Governments have institutional competence in responding to terror threats

Effective accountability is the key point in Ms Jolene Tan Siyu's letter ("Respond to terror threats with due process"; Forum Online, May 10).

A vigorous pursuit of terrorist-related activities might result in mistakes. Therefore, Ms Tan is concerned with the appropriate boundaries of state power.

She believes the justificatory process of a person involved in potential terrorist activities lies in a court of law and not preventive detention.

Her position makes a few suppositions about potential terrorist activities as crimes, and a court's role in these cases.

I have three points to make in response.

First, terrorism is some form of violence perpetrated by non-state actors against state authorities. In this sense, the perpetrators can be regarded as criminals and their actions can be treated as a criminal act.

But it is not always possible to put terrorist criminals through the ordinary criminal process.

These detainees can belong to a powerful group, such as the Islamic State in Iraq and Syria, or have the capacity to intimidate or harm those who give evidence against them in a court of law.

Second, the courts continue to maintain a broadly restrained approach, especially in jurisdictions which permit some form of review over a detention's legality.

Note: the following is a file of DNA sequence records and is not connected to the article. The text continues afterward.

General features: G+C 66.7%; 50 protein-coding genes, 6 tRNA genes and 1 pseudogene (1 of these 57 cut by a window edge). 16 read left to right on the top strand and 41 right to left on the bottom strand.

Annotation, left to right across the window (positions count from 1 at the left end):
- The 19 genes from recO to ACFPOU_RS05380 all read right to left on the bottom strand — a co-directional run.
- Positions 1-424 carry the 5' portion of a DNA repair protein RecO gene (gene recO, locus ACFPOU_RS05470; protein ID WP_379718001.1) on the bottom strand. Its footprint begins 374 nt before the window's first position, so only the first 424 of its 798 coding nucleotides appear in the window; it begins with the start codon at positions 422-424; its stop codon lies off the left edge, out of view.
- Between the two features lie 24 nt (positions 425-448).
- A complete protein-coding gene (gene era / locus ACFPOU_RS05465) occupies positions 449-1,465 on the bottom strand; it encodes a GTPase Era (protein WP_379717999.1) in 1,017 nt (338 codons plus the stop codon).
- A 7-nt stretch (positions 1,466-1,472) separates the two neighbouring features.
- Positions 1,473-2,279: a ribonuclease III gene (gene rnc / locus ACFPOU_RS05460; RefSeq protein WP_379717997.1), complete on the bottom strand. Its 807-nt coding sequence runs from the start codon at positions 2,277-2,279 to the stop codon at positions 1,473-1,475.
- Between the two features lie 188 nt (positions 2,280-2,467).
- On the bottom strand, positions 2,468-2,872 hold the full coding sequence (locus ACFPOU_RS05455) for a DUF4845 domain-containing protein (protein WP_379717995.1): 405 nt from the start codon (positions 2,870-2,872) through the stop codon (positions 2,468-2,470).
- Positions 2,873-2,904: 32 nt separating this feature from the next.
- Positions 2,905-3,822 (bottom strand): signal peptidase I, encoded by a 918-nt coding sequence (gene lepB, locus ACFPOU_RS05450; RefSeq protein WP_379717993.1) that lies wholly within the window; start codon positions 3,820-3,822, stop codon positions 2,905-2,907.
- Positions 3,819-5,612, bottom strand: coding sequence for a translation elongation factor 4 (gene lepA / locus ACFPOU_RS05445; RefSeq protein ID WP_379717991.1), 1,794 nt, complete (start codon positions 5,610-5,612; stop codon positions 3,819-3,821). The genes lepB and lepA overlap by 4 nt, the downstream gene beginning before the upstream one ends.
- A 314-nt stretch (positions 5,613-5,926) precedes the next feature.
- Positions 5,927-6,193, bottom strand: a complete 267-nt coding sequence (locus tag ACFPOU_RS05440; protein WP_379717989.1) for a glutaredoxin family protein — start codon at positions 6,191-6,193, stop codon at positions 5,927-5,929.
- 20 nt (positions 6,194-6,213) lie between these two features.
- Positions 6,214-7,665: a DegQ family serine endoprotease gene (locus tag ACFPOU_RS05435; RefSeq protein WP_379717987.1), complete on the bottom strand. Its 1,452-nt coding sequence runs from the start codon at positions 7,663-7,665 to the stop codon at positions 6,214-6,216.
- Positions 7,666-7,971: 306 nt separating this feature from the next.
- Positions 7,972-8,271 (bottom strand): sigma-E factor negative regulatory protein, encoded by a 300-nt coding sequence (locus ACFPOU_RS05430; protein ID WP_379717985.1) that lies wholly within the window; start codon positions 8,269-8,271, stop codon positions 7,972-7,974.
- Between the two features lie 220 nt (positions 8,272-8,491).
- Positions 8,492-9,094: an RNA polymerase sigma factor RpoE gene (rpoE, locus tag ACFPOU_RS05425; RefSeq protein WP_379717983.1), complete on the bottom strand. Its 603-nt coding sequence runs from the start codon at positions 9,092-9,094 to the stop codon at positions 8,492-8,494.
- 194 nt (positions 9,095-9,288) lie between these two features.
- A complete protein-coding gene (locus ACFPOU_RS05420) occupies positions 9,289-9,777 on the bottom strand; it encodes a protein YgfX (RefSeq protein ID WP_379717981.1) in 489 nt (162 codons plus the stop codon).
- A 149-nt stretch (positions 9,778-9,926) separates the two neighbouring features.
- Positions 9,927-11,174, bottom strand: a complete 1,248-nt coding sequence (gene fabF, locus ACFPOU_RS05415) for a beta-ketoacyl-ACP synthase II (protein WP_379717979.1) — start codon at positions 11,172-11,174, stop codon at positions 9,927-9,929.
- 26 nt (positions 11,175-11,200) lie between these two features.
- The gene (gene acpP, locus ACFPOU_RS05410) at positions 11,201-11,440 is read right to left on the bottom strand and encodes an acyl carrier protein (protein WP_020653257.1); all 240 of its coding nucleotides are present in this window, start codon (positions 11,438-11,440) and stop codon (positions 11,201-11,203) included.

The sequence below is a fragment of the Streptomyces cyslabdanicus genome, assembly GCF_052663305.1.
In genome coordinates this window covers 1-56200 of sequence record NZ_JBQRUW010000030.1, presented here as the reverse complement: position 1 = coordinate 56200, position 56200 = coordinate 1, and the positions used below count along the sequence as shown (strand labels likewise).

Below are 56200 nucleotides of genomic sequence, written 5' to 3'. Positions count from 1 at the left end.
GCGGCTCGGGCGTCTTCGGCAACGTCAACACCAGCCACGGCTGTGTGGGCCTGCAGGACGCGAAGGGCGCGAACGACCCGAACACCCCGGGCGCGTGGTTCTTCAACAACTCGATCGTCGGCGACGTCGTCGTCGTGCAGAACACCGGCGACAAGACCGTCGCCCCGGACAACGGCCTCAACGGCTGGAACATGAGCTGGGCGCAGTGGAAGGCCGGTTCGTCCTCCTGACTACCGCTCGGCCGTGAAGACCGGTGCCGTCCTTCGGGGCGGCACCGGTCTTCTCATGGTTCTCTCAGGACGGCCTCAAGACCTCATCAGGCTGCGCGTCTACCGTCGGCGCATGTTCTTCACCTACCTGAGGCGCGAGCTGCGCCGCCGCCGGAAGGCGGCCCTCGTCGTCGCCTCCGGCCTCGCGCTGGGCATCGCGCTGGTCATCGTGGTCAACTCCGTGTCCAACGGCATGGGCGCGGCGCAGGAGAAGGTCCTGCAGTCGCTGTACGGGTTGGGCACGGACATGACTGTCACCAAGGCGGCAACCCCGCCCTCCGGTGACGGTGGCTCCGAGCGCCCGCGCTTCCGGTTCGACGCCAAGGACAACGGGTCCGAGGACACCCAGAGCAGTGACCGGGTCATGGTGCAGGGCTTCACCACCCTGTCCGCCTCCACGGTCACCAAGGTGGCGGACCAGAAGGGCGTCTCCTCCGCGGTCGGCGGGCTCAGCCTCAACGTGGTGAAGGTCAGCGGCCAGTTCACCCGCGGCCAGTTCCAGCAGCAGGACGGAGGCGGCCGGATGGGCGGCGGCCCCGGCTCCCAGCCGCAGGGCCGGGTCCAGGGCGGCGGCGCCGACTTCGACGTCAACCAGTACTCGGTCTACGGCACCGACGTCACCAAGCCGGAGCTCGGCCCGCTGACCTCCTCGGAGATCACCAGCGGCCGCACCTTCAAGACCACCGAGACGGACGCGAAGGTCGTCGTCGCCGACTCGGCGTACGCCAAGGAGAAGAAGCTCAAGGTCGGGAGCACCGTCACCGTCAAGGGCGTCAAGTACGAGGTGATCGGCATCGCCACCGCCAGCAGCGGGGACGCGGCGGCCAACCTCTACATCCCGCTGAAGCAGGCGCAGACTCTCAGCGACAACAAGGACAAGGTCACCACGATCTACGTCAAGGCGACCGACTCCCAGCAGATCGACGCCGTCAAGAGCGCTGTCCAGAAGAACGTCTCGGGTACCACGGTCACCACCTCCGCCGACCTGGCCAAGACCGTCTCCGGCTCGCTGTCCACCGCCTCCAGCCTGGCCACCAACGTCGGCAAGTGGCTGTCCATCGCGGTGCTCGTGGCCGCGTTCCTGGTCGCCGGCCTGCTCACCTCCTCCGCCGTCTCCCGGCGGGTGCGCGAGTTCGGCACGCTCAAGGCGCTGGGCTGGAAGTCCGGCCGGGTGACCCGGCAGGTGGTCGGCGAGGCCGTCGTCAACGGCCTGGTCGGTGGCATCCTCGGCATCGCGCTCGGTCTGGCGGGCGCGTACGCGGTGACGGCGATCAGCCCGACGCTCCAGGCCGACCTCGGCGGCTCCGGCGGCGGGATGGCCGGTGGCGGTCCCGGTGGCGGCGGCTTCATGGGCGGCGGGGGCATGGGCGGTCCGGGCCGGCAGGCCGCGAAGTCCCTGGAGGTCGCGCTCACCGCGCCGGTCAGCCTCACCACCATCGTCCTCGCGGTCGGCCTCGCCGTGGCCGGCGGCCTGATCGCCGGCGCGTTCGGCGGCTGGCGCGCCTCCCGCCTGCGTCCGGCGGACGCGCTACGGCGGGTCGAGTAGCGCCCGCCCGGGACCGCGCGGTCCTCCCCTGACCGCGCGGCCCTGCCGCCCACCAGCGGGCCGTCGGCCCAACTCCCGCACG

In the cases of Hamdan v Rumsfeld (2006) and Munaf v Geren (2008), the United States Supreme Court reviewed the legal process against abusive cases of detention. But it did not rule that detention was illegal per se.

In 2005, Britain's highest court ruled that evidence which was procured by torture was inadmissible, only because there was no legislative authorisation. In other words, the evidence would be admissible had the British Parliament expressly authorised it in legislation.

Third, the judicial restraint reflects the recognition of a government's institutional competence in terrorist-related activities, which often involve foreign policy.

Ms Tan said that arguments of legality should be presented by "trained counsel". This is possibly an overstatement.

In the US case of Hamdi v Rumsfeld (2004), it was suggested that arguments could be made in military tribunals, and that hearsay evidence could be admitted, without offence to due process.

In Britain, special advocates, as designated by law, argue cases in closed sessions: Once they are privy to closed materials, they cannot take full instructions from the detainee whom they represent or call witnesses.

Daniel Seah Chin Aun